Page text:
This is how to do Instagram all wrong.
When I first joined Instagram a few years ago, I was bombarded with photos of everything from someone's new pedicure to the glass of wine they were having with dinner. I wasn't exactly sure what the point of Instagram was, but I was definitely intrigued.
Pretty soon I found myself checking my stream daily and eventually started to post a few photos of my own. Mostly, pictures of my dogs and an occasional vacay snap.
Almost as soon as I posted a photo, someone would "like" it. (Of course, I'd like to believe it's because my dogs are the cutest things in the world and that people were living vicariously through me with my vacations, but I wondered if there was more to the story.)
Did it matter what I posted? Were people just being nice? I didn't know — but I wanted answers.
Then it came to me: For one week I was going to post only gross and ugly things on my Instagram page, in hopes of solving the mystery of whether people "liked" my dogs pics because they really do look cute in their matching rain slickers (they do) — or if people were just being polite.
The key to this social experiment wasn't to let anyone know what I was doing, as it would defeat the purpose if people knew my intentions beforehand.
I started off simple enough with a photo of something random I found on the sidewalk. I didn't caption it or say anything about what it was or why I was posting it. This got a few raised eyebrows, and even a few "WTF?" responses.
Then I decided to kick it up a notch. Why not add something inspirational to the photos of ugly things? I noticed a lot of people posted photos of everyday objects, accompanied by uplifting quotes. So, why not do the same thing with ugly stuff? If nothing else, I could crack myself up.
These are dusty electrical cords that were sitting dangerously close to the water basin where I was getting a pedicure. I wanted to post this photo, but also wanted to include another inspirational quote.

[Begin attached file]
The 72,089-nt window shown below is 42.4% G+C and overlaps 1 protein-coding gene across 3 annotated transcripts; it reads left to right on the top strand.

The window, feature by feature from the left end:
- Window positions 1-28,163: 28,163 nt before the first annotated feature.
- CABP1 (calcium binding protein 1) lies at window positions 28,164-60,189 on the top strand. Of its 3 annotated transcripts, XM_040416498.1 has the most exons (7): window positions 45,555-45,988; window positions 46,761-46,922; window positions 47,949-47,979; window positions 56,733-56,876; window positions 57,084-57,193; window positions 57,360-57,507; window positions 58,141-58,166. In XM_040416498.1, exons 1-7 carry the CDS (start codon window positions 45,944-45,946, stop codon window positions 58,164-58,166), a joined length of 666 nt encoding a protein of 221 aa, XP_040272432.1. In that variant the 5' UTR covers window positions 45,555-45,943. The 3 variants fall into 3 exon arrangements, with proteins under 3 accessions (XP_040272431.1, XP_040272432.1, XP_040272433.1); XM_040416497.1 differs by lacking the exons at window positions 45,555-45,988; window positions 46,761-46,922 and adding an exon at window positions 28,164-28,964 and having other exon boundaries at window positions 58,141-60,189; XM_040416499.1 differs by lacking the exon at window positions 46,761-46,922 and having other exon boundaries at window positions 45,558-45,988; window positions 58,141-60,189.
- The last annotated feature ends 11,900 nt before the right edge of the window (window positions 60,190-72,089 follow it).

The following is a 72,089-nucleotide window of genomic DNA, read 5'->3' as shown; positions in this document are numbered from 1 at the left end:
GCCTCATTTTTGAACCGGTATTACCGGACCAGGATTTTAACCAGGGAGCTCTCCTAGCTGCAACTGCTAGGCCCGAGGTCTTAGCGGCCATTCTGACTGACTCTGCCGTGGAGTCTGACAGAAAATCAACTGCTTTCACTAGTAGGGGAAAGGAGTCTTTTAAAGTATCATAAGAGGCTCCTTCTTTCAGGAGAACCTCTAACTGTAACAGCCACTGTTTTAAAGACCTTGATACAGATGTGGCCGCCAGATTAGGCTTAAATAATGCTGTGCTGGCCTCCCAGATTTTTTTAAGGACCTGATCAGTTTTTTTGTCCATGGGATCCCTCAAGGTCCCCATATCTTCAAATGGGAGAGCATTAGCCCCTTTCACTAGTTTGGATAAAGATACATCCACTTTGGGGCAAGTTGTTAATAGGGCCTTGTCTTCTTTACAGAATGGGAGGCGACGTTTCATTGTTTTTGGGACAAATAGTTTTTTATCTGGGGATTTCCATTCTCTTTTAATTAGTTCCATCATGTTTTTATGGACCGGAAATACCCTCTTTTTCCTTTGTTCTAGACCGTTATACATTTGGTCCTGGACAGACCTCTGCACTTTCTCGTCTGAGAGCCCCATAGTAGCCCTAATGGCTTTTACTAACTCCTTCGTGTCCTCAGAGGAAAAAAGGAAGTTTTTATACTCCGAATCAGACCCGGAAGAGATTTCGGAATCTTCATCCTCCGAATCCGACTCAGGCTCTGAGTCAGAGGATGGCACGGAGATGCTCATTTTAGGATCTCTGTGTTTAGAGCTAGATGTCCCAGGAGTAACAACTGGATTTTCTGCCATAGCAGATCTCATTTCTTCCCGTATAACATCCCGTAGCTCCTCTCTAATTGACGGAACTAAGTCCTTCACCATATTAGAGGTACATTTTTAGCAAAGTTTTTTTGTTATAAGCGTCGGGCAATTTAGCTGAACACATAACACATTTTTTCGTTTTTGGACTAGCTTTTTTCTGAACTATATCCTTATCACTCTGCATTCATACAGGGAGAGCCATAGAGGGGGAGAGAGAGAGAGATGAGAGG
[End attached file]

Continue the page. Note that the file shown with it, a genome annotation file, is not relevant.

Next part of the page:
I went that route and said, "If everyone did their part we could conserve and save the planet." It's true, and was definitely a win.
What is this? It's paint on the windowsill of a window in the bathroom of a bowling alley in a small town in central Missouri. You couldn't tell that by looking at it? I added my insightful commentary: "Even when covered up, imperfections show through." Beautiful.
This gem isn't only gross, but it reminds us all to clean the bottom of our refrigerators near the filter. So, I pretty much consider this one a PSA. People liked this one even though I didn't include a caption — most likely because the bottom of everyone's refrigerator looks like this. I did, however, get a comment that said, "This is a fridge? Your posts are freaking me out a little." Her freak-out = great success. At least people were noticing I was doing Instagram ALL WRONG.
I think this is some sort of strange stingray wearing a necklace and smiling, but I can't be sure. Whatever it is, people "liked" it without asking questions, which is good because I don't have answers.
Takeaway from this experiment: Apparently posting something ugly is totally OK if it's coupled with something mildly insightful. I'd like to think it's because I'm brilliant and forward-thinking. (After all, why else would someone "like" a photo of an ashtray filled with cigarette butts?)
As the week progressed, I received just a few raised eyebrows from people. One friend texted and said she was both intrigued and concerned about my recent Instagram activity. Someone else commented toward the end of the week that my photos were starting to disturb her.
So, what did I learn from this strange social experiment? I'm not sure. I was hoping for more comments or concerns about why I was posting a photo of the inside of a trash can, but it didn't really happen.
My suspicions are that most people scroll through their feed and double-click on every photo to "like" it, regardless of whether they do, in fact, find the photo aesthetically pleasing.
Maybe they "liked" my photos because they were trying to be polite. Maybe they thought I was having a meltdown and were trying to be supportive. Or maybe they just weren't really looking at my pictures that closely. Who knows? Probably a combo of all of the above.
Either way: I'll happily to return to posting photos of my dogs in matching rain slickers. They're cuter than a nail on the wall and bonus: they don't even need a filter.